Other traits that were bred into the pit bull that enhance its violent nature are a tendency towards dominance and excitability; both excellent traits if you’re designing the ultimate fighter. Other features that the pit bull was selectively bred for all in the name of the “ultimate canine fighter” were enormous jaw strength, unparallel tenacity and extreme resilience!
In fact the Pit Bull is unique amongst dogs in exhibiting the unusual behavioral trait of being unfazed or undeterred in attacking opponents far larger than themselves. This would account for the unusual pattern of their attacks in that they are just as likely to attack an adult as they would a child! The Pit Bull is also notorious for attacking without warning or apparent provocation (that’s where that excitability trait comes into play).
The Rottweiler on the other hand (which is next on the list for most maulings and fatalities after the pit bull) displays a more normal child/adult attack ratio. All said and done, even though the Rottwieler is a bigger and more powerful dog than the pit bull, one has a better chance of surviving a Rottweiler attack than that of a Pit Bull, if for nothing else than that the Rottweiler does not possess the unrelenting tenacity or resilience of the Pitbull.
But Other Dog Breeds Bite Too!
This is the most often quipped disclaimer whenever the statistics for dog bites, maimings and fatalities are compiled and made public. True other dog breeds are involved in attacks but of all the breeds involved two especially stand out (yeah I know I’ve listed 3 dog types):
Pit Bull: 1110 Attacks; 608 Severe Maimings; 104 Deaths.
Rottweiler: 409 Attacks; 223 Severe Maimings; 58 Deaths.
Wolf Hybrid: 71 Attacks; 43 Severe Maimings; 18 Deaths.
These figures alone do not tell the whole story because they do not take into account the prevalence of a particular dog breed in society. For example there are far fewer wolf hybrid dogs than there are the other two breeds which means that proportionally many more fatalities resulted from wolf hybrid attacks than they did from the Pit Bull or Rottweiler.
That PDF report is excellent save for the small error where the author listed the Bullmastiff as the Presa Canario which is an entirely different dog breed altogether. The Presa Canario makes my list of dangerous breeds (unlike the Bullmastiff) and has indeed been banned in many countries.
On a final note concerning the aspect of Powerdogs that I have listed (and those which I haven’t but will eventually ) the following make my list of dangerous dog breeds:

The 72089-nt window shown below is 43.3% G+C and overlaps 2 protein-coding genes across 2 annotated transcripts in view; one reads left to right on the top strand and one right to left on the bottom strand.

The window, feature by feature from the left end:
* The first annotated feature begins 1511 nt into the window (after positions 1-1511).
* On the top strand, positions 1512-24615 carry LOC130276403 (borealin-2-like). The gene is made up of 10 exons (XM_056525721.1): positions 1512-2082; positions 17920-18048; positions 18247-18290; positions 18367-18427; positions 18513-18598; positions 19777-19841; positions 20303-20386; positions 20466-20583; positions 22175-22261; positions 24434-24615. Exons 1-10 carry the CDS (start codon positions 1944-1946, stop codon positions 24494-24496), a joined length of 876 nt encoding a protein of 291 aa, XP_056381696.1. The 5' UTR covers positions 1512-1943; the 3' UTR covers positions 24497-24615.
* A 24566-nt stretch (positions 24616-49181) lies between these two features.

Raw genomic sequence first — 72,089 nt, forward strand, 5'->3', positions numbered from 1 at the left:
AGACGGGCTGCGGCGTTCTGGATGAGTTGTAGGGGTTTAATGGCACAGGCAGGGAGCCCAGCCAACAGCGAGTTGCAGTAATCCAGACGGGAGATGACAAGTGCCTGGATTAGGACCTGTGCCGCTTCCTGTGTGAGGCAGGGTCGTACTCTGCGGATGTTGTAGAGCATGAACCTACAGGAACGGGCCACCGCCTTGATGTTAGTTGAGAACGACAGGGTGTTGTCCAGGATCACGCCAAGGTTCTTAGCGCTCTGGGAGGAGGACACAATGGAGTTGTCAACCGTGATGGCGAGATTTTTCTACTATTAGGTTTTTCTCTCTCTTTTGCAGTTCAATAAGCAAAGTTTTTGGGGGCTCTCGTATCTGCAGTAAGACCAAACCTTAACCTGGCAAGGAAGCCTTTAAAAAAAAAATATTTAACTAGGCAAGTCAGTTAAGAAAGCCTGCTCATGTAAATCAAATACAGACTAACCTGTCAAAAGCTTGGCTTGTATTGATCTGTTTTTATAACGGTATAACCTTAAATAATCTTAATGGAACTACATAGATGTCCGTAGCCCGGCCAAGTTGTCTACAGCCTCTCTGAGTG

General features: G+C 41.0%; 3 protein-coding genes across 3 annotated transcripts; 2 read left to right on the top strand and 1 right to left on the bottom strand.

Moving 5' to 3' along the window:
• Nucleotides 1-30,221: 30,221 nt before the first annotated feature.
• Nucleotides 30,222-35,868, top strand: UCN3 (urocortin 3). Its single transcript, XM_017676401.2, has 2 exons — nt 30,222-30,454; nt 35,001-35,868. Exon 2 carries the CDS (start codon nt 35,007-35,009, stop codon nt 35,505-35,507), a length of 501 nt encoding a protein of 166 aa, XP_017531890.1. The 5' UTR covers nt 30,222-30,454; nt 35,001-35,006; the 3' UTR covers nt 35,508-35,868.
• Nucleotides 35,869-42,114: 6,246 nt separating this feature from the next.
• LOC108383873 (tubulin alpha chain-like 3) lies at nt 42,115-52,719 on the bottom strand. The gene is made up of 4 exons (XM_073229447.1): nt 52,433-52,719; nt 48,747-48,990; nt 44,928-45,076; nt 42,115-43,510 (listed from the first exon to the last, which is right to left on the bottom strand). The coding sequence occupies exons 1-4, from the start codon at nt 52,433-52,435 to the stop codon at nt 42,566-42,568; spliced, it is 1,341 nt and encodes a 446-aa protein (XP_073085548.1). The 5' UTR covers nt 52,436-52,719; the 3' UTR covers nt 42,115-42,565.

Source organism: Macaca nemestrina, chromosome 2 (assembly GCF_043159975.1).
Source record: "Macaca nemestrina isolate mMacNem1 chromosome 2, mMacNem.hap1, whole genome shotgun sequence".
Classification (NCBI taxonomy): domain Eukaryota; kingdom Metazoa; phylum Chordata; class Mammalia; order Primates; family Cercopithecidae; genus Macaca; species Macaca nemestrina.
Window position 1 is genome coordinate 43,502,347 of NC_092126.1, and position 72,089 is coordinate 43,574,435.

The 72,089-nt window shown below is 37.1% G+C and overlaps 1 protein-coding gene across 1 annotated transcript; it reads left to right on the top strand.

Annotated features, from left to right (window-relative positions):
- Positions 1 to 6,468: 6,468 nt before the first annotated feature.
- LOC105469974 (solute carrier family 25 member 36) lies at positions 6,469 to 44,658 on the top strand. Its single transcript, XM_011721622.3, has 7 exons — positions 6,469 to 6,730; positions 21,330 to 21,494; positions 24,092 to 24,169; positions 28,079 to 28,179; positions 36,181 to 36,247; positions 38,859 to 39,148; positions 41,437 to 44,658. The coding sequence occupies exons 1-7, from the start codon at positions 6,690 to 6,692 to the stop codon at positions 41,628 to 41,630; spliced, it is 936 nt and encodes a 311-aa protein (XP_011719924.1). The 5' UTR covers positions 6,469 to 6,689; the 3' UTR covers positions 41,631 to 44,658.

- Tosa Inu
- Presa Canario
- Pit Bull
Of those four dog breeds on the list the only one that wasn’t singularly developed as a fighter is the Rottweiler. In Scandinavia breeders for some time have been trying to reduce the tendency of the Rottweiler to displaying unprovoked aggression through a program of selective breeding much in the same way that the Great Dane was converted into the lovable giant of today!
All the other breeds on my short list of dangerous dogs were developed as fighters and even though the Pit Bull is better known, the Presa Canario is probably a more dangerous dog for the fact it has all the fighting abilities of the Pit Bull except in a bigger and more powerful package.
The Japanese Tosa Inu is not as long-legged and heavy weight as its American cousin (200 lbs) and is yet another dog breed like the Presa Canario that has been banned in many countries (not surprisingly because this dog is typically heavier than 150 lbs and when in a rage would be truly difficult to bring under control).
It is of note that some other large and formidable Powerdog breeds with excellent fighting skills have not made it onto my list of dangerous dog breeds.
For example the Boerboel, a large Mastiff descendant, has been known to kill a leopard single-handedly! The formidable Kangal dog is a proven wolf slayer while the Caucasian Mountain dog is another huge powerful livestock protection dog that can easily best a Rottweiler!
So why aren’t these dogs on my list of dangerous dog breeds?
Simple! They were never bred as fighters but rather flock guardians and protector dogs; thus they do not display the overt aggression characteristic of dogs that were bred to fight!
Article on savage dogs by Kayye Nynne